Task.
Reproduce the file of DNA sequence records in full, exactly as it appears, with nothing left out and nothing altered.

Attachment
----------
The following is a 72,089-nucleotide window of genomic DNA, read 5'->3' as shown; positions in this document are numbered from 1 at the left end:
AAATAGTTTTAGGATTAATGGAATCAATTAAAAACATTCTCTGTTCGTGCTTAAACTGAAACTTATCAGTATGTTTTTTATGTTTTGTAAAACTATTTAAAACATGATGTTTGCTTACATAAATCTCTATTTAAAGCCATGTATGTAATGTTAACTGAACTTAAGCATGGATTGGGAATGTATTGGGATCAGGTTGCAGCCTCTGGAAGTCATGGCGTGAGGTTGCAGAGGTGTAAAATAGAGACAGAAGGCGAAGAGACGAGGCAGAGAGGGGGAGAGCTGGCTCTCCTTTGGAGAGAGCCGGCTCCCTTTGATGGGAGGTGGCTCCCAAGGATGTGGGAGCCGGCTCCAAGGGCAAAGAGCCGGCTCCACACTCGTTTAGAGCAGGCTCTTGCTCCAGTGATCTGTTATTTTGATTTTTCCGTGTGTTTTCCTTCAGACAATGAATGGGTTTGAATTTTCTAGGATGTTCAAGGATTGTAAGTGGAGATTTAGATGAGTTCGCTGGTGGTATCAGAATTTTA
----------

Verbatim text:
The following is a 72,089-nucleotide window of genomic DNA, read 5'->3' as shown; positions in this document are numbered from 1 at the left end:
AAATAGTTTTAGGATTAATGGAATCAATTAAAAACATTCTCTGTTCGTGCTTAAACTGAAACTTATCAGTATGTTTTTTATGTTTTGTAAAACTATTTAAAACATGATGTTTGCTTACATAAATCTCTATTTAAAGCCATGTATGTAATGTTAACTGAACTTAAGCATGGATTGGGAATGTATTGGGATCAGGTTGCAGCCTCTGGAAGTCATGGCGTGAGGTTGCAGAGGTGTAAAATAGAGACAGAAGGCGAAGAGACGAGGCAGAGAGGGGGAGAGCTGGCTCTCCTTTGGAGAGAGCCGGCTCCCTTTGATGGGAGGTGGCTCCCAAGGATGTGGGAGCCGGCTCCAAGGGCAAAGAGCCGGCTCCACACTCGTTTAGAGCAGGCTCTTGCTCCAGTGATCTGTTATTTTGATTTTTCCGTGTGTTTTCCTTCAGACAATGAATGGGTTTGAATTTTCTAGGATGTTCAAGGATTGTAAGTGGAGATTTAGATGAGTTCGCTGGTGGTATCAGAATTTTA